“Even Though I’m Leaving” is the chill-inducing moment of the EP, taking listeners on a journey through a father and son’s special relationship. It starts with monsters under the bed then moves to the son leaving for the military, ultimately ending with the father’s passing. The message here is clear on the simple yet intense chorus, as Combs sings, “Even though I’m leaving, I ain’t going nowhere.”

What Combs does best is on full display on this EP, weaving powerful lyrics over anthemic country music. He takes us through a wide range of emotions including nostalgia, love, and loss. Not to be missed are “Moon Over Mexico,” a slow jam that celebrates a magical moment in Mexico, and “Lovin’ On You,” where Combs brings the party to the exciting buzz that comes from new love.

When it comes to modern country, many new acts are more style than substance, but Luke Combs is truly an exception. He shines by simply releasing solid songs with an unmatched voice. The Prequel is a perfect example of that and is truly just another step towards his superstardom.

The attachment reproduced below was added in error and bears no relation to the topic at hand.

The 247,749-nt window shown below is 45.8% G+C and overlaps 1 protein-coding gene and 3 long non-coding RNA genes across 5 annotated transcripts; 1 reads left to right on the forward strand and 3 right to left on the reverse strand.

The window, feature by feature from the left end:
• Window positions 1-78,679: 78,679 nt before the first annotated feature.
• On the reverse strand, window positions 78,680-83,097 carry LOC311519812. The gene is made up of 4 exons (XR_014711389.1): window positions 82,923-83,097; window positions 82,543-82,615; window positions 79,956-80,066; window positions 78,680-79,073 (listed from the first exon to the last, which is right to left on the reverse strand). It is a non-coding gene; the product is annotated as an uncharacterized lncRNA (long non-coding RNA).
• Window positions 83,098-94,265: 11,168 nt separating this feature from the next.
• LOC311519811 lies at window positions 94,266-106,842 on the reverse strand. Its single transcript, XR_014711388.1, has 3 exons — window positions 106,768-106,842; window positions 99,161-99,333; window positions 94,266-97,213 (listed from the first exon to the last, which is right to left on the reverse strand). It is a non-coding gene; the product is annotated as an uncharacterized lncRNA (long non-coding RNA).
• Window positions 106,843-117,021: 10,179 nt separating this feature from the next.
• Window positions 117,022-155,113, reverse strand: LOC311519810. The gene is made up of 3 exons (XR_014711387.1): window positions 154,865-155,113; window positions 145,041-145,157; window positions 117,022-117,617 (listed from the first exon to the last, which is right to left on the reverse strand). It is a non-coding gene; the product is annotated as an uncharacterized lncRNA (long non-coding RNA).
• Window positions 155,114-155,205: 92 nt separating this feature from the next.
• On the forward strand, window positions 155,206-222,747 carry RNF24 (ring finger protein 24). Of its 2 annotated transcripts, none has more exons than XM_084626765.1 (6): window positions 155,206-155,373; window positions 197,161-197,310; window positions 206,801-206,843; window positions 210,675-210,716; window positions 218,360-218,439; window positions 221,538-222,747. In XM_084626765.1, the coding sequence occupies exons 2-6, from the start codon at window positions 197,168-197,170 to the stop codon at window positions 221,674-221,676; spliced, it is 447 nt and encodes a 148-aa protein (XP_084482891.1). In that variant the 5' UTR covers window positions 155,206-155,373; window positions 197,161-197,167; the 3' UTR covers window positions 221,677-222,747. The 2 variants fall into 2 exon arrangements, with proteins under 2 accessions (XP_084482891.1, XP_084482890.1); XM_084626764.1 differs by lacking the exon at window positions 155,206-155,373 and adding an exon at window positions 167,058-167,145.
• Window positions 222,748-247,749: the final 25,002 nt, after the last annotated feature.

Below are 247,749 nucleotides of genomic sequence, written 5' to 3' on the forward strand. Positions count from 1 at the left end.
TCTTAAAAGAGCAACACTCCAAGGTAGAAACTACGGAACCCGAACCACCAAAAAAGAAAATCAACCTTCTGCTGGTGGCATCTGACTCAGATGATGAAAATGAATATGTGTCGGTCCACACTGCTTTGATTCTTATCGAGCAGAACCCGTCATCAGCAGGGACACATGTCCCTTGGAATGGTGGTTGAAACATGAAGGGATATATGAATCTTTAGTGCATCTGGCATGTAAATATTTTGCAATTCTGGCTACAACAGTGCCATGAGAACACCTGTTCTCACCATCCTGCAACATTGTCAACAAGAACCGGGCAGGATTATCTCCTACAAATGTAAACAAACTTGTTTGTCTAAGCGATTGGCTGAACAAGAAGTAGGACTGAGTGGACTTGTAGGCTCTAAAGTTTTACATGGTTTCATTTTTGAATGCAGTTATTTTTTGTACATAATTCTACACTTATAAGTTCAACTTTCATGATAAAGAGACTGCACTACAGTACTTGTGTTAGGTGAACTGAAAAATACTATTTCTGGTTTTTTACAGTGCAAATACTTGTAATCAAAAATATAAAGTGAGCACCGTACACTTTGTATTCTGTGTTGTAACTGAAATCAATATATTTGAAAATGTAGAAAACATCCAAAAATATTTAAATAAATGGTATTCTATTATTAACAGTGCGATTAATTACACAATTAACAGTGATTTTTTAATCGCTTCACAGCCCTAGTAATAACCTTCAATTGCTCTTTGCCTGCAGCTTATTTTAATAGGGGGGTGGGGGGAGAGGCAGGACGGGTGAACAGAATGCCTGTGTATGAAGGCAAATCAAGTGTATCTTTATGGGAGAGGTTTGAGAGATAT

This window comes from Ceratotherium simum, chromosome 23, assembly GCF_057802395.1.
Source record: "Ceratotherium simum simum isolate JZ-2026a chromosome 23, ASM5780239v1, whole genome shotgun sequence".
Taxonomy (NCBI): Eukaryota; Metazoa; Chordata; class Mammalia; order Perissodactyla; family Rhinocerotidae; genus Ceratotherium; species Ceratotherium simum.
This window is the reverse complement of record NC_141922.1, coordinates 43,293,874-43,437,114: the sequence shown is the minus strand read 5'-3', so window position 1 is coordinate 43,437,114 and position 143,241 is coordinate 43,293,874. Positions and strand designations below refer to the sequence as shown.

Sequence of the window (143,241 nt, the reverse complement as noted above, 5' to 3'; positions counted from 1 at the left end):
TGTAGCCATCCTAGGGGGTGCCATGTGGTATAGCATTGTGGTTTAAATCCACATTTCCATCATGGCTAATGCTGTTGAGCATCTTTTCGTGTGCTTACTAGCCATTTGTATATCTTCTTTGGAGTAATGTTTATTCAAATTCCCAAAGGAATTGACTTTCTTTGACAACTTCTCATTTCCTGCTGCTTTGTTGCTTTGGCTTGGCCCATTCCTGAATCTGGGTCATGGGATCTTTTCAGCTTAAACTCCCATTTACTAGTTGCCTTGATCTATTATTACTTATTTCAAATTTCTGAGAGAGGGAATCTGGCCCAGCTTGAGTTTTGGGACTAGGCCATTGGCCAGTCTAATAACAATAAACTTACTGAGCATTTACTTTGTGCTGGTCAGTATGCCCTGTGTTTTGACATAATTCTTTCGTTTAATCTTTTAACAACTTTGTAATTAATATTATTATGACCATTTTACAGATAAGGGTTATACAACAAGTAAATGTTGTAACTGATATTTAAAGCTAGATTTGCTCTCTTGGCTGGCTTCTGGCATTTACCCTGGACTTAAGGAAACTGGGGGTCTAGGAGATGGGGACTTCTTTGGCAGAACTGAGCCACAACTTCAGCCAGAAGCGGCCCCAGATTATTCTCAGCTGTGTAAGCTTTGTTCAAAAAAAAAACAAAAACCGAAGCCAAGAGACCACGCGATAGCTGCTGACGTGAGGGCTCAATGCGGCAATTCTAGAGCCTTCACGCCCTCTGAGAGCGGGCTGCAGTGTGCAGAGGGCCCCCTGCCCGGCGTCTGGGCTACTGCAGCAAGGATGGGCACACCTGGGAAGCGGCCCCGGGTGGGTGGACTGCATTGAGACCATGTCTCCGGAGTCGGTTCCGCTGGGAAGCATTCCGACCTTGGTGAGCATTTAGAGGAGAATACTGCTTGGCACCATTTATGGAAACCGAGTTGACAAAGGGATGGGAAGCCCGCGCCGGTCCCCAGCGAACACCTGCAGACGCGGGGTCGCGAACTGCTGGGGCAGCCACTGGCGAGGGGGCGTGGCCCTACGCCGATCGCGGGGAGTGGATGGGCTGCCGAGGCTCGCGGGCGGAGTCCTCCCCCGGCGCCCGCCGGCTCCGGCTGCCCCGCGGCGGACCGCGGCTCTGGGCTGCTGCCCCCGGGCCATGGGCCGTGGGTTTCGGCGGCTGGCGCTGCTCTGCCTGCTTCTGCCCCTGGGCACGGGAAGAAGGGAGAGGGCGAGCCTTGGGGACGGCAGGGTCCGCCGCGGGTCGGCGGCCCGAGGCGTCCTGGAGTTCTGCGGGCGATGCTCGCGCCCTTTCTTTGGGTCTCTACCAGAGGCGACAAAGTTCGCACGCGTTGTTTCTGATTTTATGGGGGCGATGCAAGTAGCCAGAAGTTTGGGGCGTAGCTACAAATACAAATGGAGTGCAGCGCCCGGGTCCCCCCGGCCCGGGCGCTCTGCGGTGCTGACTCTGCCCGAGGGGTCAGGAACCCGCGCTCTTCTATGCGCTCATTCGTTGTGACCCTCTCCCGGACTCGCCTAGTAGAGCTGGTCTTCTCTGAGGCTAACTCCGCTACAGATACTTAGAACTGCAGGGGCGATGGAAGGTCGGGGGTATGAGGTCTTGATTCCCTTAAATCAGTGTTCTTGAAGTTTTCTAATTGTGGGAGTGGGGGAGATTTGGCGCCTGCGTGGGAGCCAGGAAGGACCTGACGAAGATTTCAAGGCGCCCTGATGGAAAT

Combs will hit Long Island’s Mulcahy’s Pub and Concert Hall next week for an acoustic show with Hunter Hayes, Gone West, and Aaron Goodvin.

To keep up with Luke Combs, follow him on InstagramTwitter, and Facebook.

The Prequel – EP is now available everywhere you buy or stream music. Take a listen below and check out more new recently released music here on our ‘New Country Music playlist. Be sure to give the playlist a follow for your weekly new country music fix.

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Thank You for supporting Country Music in NYC & Beyond!

Subscribe to our Weekly Round-Up here 
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NYCS First Impression: Austin Jenckes ‘If You Grew Up Like I Did’

Austin Jenckes

Austin Jenckes has had quite a musical journey. From releasing several solo projects over the last decade, to joining a group (called “The First Call), to being a Team Blake contestant on Season 5 of The Voice. While most people are familiar with him from the TV show in 2013, the Duvall, Washington native has taken a step out of that television spotlight and returns with a full album, his first since the competition.

Released via Nashville artist development company and indie label Red Dot, If You Grew Up Like I Did gives listeners a very personal glimpse into Jenckes’ journey as he lets the art take individuals on a ride through love, death, hardship, and celebration. Proving himself as both a vocalist and songwriter, Jenckes had a hand in co-writing eight out of nine tracks on the record.